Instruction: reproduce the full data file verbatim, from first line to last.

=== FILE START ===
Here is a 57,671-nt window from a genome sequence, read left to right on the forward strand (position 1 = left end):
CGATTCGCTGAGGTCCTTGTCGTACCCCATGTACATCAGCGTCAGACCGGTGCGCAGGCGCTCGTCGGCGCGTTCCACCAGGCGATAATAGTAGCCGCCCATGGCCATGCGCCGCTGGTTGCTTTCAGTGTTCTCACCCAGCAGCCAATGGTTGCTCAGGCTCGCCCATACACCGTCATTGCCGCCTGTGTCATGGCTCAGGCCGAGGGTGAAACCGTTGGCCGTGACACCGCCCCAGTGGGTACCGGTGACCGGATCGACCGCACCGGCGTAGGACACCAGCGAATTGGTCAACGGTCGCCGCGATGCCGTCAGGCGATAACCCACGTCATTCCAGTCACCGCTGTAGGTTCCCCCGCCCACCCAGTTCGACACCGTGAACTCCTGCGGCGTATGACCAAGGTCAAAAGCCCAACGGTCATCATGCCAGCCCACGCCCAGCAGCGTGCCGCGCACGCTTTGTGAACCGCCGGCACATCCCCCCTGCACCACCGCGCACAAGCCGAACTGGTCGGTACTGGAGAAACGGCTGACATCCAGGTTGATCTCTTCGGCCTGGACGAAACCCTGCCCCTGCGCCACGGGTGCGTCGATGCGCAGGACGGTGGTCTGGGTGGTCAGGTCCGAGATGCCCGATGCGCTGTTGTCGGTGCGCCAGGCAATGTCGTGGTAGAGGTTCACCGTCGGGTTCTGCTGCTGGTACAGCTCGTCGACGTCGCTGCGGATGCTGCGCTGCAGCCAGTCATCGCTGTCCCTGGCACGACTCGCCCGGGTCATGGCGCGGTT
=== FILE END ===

Here is a 57,671-nt window from a genome sequence, read left to right on the forward strand (position 1 = left end):
CGATTCGCTGAGGTCCTTGTCGTACCCCATGTACATCAGCGTCAGACCGGTGCGCAGGCGCTCGTCGGCGCGTTCCACCAGGCGATAATAGTAGCCGCCCATGGCCATGCGCCGCTGGTTGCTTTCAGTGTTCTCACCCAGCAGCCAATGGTTGCTCAGGCTCGCCCATACACCGTCATTGCCGCCTGTGTCATGGCTCAGGCCGAGGGTGAAACCGTTGGCCGTGACACCGCCCCAGTGGGTACCGGTGACCGGATCGACCGCACCGGCGTAGGACACCAGCGAATTGGTCAACGGTCGCCGCGATGCCGTCAGGCGATAACCCACGTCATTCCAGTCACCGCTGTAGGTTCCCCCGCCCACCCAGTTCGACACCGTGAACTCCTGCGGCGTATGACCAAGGTCAAAAGCCCAACGGTCATCATGCCAGCCCACGCCCAGCAGCGTGCCGCGCACGCTTTGTGAACCGCCGGCACATCCCCCCTGCACCACCGCGCACAAGCCGAACTGGTCGGTACTGGAGAAACGGCTGACATCCAGGTTGATCTCTTCGGCCTGGACGAAACCCTGCCCCTGCGCCACGGGTGCGTCGATGCGCAGGACGGTGGTCTGGGTGGTCAGGTCCGAGATGCCCGATGCGCTGTTGTCGGTGCGCCAGGCAATGTCGTGGTAGAGGTTCACCGTCGGGTTCTGCTGCTGGTACAGCTCGTCGACGTCGCTGCGGATGCTGCGCTGCAGCCAGTCATCGCTGTCCCTGGCACGACTCGCCCGGGTCATGGCGCGGTT